Steve Carell is back as Gru in Despicable Me 2 – the first flick is something of a house favorite at CreativeJamie.com, so we were eagerly anticipating the release of the sequel… as improbable as a sequel seemed. So what’s the deal? Does it live up to the original?
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NOTE: My Dinner for Schmucks movie review contains spoilers.
Dinner for Schmucks is a remake of a French film of the same name – or so I’ve read. While the American version has a soft side to it, my understanding is that the French version is brutal. Paul Rudd stares as Tim, who is trapped in middle management but sees an opportunity to move up, but playing with the big guys upstairs means going to a dinner. For schmucks. Oh, and its BYOS, by the way.
It’s not that simple – and Ron Livingston is in this movie, who I’m a big fan of; but he’s not in it that much… Anyway, Tim meats Barry, portrayed by Steve Carell, while he’s driving and texting and hits Barry with his car. Good message for the kids: don’t text and drive. I like a little message with my silly comedy.
If you didn’t see it coming, Barry quickly reeks havoc on Tim’s life by instant messaging with his ex Darla (Lucy Punch) and inviting her over (which leads to a ridiculous sequence of Barry and Darla chasing each other around Tim’s apartment and destroying it in the processes) and then mistaking his current girlfriend Julie (Stephanie Szostak) for his ex, and essentially ruining their relationship and Tim’s business lunch set for the following afternoon, which leads to additional hilarious circumstances. OK, not really. But when crazy ex girlfriend Darla (posing as current girlfriend as per Barry’s instructions) hands Tim a napkin that reads, “I’m wet,” at the the table, I had to laugh. That was good stuff.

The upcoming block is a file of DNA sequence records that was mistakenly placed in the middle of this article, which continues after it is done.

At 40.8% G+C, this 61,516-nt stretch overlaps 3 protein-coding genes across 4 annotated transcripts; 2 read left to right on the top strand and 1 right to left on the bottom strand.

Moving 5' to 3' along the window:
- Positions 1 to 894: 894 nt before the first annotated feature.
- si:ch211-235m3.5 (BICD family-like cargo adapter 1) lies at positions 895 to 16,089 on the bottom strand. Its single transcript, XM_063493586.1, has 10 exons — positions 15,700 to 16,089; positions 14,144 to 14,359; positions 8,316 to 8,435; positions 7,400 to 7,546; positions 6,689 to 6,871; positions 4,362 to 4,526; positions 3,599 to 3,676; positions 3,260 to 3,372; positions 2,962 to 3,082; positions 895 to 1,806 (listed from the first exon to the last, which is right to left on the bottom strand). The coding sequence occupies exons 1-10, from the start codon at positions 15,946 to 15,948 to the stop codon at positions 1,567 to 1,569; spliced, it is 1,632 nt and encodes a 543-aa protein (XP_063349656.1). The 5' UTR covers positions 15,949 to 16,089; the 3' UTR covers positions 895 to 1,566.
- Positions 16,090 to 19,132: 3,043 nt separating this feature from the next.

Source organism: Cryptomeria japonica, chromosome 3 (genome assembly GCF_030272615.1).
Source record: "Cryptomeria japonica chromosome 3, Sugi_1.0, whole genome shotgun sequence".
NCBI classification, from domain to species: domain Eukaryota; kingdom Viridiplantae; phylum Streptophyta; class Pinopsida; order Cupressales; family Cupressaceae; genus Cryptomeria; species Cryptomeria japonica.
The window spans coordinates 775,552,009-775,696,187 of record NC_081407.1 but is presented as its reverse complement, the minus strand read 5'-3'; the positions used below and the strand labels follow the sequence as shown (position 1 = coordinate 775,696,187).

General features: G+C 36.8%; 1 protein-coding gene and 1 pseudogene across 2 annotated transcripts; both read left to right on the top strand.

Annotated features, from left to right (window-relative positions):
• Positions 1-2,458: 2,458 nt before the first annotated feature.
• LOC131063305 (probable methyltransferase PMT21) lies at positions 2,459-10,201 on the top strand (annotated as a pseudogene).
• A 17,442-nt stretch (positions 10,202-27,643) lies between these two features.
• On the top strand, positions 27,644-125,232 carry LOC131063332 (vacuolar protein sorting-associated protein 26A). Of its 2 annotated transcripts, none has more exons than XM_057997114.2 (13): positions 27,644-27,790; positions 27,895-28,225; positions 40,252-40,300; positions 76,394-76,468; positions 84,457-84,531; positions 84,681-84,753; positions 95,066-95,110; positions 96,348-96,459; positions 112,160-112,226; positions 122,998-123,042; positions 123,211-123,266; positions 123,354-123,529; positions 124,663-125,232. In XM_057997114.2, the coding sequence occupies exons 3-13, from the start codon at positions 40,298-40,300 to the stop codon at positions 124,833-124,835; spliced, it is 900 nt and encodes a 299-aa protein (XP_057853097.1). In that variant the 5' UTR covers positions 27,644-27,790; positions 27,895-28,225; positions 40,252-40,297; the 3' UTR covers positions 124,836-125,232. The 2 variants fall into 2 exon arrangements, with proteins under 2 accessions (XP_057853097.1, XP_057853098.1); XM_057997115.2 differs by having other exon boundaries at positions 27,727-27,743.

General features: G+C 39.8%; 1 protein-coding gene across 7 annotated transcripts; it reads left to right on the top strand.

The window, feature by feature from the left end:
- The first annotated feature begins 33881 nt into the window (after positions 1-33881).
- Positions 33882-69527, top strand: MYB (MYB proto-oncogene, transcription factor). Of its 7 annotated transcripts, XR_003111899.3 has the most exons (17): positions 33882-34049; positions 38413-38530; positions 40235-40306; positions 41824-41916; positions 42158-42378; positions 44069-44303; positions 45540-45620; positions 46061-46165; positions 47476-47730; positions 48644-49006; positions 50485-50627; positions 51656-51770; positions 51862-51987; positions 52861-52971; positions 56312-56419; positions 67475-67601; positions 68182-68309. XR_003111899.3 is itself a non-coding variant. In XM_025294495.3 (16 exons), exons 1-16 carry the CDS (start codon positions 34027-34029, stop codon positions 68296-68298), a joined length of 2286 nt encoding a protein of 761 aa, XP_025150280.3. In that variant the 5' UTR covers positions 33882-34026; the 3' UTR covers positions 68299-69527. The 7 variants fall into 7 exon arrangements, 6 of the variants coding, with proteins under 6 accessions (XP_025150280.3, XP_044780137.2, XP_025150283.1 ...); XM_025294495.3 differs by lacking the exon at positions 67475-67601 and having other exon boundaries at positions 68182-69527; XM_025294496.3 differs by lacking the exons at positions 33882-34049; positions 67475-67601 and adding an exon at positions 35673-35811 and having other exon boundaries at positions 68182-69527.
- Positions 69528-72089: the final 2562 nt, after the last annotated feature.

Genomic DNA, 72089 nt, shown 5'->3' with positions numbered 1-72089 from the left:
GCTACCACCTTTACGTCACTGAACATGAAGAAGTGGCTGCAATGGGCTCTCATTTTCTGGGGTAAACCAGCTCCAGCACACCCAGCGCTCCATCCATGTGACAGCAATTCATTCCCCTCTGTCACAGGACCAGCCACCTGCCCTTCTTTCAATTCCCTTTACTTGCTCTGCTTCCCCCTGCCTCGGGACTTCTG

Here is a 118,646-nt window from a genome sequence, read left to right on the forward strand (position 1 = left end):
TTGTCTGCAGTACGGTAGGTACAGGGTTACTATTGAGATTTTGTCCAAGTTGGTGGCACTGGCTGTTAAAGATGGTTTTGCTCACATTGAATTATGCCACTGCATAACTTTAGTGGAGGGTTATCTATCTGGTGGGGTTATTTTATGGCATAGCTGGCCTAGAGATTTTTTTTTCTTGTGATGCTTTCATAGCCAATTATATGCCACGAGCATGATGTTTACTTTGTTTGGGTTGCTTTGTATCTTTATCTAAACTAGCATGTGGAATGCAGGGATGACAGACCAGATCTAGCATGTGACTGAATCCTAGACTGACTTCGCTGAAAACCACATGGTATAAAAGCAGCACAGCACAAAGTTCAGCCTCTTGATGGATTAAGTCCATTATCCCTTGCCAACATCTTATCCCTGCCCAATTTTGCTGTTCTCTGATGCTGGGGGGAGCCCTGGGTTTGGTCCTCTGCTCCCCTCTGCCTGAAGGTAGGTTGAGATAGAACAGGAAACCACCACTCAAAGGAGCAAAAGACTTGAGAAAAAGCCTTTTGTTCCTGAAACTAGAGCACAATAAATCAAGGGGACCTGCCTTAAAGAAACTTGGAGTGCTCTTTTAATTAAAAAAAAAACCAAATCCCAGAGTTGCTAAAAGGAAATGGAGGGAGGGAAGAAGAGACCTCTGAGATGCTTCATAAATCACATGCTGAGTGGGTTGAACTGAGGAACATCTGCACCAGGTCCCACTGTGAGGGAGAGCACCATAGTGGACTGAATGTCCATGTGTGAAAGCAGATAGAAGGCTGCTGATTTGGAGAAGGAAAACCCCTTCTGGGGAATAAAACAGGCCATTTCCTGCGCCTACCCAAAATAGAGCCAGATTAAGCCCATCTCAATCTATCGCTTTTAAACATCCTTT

In the middle of all this is Tim’s insecurity about Julie’s relationship with her crazy and famous client, Kieran (Jemaine Clement), which is completely groundless and impossible to take seriously. It just makes Tim look crazy, which doesn’t fit with his character. He’s constantly trying to do the right thing and have it all at the same time, not be crazy… I guess you could argue that this is making him crazy, but he’s jealous of Kieran from the start, despite that he’s clearly a freak and Julie isn’t interested in him. At all. Kieran is a less interesting, less funny version of Russell Brand‘s hilarious Aldous Snow of Forgetting Sarah Marshall and Get Him to the Greek fame. Tim’s conflict with Kieran is similar to Barry’s conflict with Therman (Zach Galifianakis, who I’m already sick of – he has a beard, I get it; I liked him better when he was conducting his all ex girlfriend choir), except their conflict is not imaginary as Barry’s wife left him for Therman.
The climax of the movie is, of course, the BYOS dinner, which also features the final showdown between Barry and Therman, which is mildly amusing… the blind fencer was pretty funny. He also enjoys painting. Someone asked him, “Are you any good?” and he answered, “I don’t know.” That was also good stuff. But for a scene you wait the entire movie for, it’s not that great.
There are some laughs in here, and the movie doesn’t drag. The cast delivers fine performances, but there just isn’t much to work with here. Paul Rudd, as always, does a great job of making you care about his character, but we’ve seen this sort of movie before; we know it’ll be OK in the end, and we never get a sense that it won’t be, which the second act is lacking.
The Take Away: I’m not sorry I saw this movie, but I wouldn’t watch it again.